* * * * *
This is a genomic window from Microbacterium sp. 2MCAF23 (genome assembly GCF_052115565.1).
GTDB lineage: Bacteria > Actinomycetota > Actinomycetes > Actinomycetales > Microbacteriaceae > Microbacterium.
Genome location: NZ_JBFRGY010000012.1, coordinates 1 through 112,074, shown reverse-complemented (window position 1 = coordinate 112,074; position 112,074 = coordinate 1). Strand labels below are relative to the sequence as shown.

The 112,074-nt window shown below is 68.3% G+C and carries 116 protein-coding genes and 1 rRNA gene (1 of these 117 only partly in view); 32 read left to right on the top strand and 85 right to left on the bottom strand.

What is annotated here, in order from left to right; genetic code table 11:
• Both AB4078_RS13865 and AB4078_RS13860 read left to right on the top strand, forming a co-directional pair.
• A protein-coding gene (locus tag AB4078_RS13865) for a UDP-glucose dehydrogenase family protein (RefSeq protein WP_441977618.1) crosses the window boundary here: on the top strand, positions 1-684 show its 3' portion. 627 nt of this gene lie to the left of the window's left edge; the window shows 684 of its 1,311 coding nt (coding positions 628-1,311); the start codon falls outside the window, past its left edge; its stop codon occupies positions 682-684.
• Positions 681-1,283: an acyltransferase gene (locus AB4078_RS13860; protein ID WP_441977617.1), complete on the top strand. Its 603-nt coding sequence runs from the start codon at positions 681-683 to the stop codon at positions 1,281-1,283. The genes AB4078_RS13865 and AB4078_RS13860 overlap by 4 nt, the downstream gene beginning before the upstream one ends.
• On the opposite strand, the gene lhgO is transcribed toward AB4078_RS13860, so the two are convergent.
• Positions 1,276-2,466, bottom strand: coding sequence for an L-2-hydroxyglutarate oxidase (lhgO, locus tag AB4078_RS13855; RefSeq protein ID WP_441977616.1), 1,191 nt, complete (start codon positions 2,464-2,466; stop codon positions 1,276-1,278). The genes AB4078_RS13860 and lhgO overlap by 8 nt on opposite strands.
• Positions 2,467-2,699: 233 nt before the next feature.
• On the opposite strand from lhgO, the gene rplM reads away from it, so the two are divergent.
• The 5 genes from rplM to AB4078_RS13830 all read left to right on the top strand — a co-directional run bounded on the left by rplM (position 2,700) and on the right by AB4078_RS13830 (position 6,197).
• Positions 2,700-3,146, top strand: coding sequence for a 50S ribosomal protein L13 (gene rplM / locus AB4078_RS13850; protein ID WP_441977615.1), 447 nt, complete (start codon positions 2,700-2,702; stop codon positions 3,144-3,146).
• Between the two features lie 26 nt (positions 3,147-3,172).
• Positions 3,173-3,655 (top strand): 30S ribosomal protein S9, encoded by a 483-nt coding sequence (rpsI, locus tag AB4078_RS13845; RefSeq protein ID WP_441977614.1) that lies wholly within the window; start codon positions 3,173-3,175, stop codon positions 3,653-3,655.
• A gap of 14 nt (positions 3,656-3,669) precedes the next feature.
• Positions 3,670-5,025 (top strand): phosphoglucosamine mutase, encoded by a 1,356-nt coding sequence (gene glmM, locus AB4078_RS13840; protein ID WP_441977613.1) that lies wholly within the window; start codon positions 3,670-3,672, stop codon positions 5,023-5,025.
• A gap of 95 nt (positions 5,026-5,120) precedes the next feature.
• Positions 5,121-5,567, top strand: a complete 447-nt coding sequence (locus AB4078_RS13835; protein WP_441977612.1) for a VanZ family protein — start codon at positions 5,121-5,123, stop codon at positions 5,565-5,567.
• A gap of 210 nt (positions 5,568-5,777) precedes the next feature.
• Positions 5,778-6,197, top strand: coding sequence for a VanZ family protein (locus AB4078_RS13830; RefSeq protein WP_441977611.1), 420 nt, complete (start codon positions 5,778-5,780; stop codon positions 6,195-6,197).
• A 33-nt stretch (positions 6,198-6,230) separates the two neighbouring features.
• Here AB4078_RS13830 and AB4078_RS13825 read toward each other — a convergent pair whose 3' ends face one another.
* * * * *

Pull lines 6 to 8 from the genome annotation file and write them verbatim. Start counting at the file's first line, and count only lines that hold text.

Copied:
• Both AB4078_RS13865 and AB4078_RS13860 read left to right on the top strand, forming a co-directional pair.
• A protein-coding gene (locus tag AB4078_RS13865) for a UDP-glucose dehydrogenase family protein (RefSeq protein WP_441977618.1) crosses the window boundary here: on the top strand, positions 1-684 show its 3' portion. 627 nt of this gene lie to the left of the window's left edge; the window shows 684 of its 1,311 coding nt (coding positions 628-1,311); the start codon falls outside the window, past its left edge; its stop codon occupies positions 682-684.
• Positions 681-1,283: an acyltransferase gene (locus AB4078_RS13860; protein ID WP_441977617.1), complete on the top strand. Its 603-nt coding sequence runs from the start codon at positions 681-683 to the stop codon at positions 1,281-1,283. The genes AB4078_RS13865 and AB4078_RS13860 overlap by 4 nt, the downstream gene beginning before the upstream one ends.